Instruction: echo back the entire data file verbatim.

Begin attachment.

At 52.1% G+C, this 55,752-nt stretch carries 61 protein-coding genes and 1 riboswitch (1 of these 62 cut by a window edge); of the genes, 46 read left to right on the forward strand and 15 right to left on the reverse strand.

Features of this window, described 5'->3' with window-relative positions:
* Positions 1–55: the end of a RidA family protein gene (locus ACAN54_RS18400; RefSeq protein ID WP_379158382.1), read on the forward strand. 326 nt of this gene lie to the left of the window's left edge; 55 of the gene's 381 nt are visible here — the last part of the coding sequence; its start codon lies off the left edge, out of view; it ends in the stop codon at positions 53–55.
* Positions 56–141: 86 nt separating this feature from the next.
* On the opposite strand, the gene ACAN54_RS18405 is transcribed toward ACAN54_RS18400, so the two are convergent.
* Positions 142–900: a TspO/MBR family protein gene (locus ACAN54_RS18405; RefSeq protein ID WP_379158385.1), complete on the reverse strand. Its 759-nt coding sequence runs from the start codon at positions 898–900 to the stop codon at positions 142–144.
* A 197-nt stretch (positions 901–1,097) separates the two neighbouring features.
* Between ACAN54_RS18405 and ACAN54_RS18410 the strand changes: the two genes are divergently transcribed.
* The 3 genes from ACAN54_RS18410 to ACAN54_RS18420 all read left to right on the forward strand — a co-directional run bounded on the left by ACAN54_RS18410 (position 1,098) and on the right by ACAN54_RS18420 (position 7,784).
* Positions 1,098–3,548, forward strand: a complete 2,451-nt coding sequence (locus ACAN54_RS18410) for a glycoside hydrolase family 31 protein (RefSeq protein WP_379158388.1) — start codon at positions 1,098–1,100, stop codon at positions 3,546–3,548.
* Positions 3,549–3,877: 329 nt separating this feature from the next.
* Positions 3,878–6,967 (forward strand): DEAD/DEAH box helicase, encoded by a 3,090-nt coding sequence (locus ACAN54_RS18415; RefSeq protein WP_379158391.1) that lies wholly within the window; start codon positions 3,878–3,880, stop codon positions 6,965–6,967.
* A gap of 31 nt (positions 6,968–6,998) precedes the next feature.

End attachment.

At 52.1% G+C, this 55,752-nt stretch carries 61 protein-coding genes and 1 riboswitch (1 of these 62 cut by a window edge); of the genes, 46 read left to right on the forward strand and 15 right to left on the reverse strand.

Features of this window, described 5'->3' with window-relative positions:
* Positions 1–55: the end of a RidA family protein gene (locus ACAN54_RS18400; RefSeq protein ID WP_379158382.1), read on the forward strand. 326 nt of this gene lie to the left of the window's left edge; 55 of the gene's 381 nt are visible here — the last part of the coding sequence; its start codon lies off the left edge, out of view; it ends in the stop codon at positions 53–55.
* Positions 56–141: 86 nt separating this feature from the next.
* On the opposite strand, the gene ACAN54_RS18405 is transcribed toward ACAN54_RS18400, so the two are convergent.
* Positions 142–900: a TspO/MBR family protein gene (locus ACAN54_RS18405; RefSeq protein ID WP_379158385.1), complete on the reverse strand. Its 759-nt coding sequence runs from the start codon at positions 898–900 to the stop codon at positions 142–144.
* A 197-nt stretch (positions 901–1,097) separates the two neighbouring features.
* Between ACAN54_RS18405 and ACAN54_RS18410 the strand changes: the two genes are divergently transcribed.
* The 3 genes from ACAN54_RS18410 to ACAN54_RS18420 all read left to right on the forward strand — a co-directional run bounded on the left by ACAN54_RS18410 (position 1,098) and on the right by ACAN54_RS18420 (position 7,784).
* Positions 1,098–3,548, forward strand: a complete 2,451-nt coding sequence (locus ACAN54_RS18410) for a glycoside hydrolase family 31 protein (RefSeq protein WP_379158388.1) — start codon at positions 1,098–1,100, stop codon at positions 3,546–3,548.
* Positions 3,549–3,877: 329 nt separating this feature from the next.
* Positions 3,878–6,967 (forward strand): DEAD/DEAH box helicase, encoded by a 3,090-nt coding sequence (locus ACAN54_RS18415; RefSeq protein WP_379158391.1) that lies wholly within the window; start codon positions 3,878–3,880, stop codon positions 6,965–6,967.
* A gap of 31 nt (positions 6,968–6,998) precedes the next feature.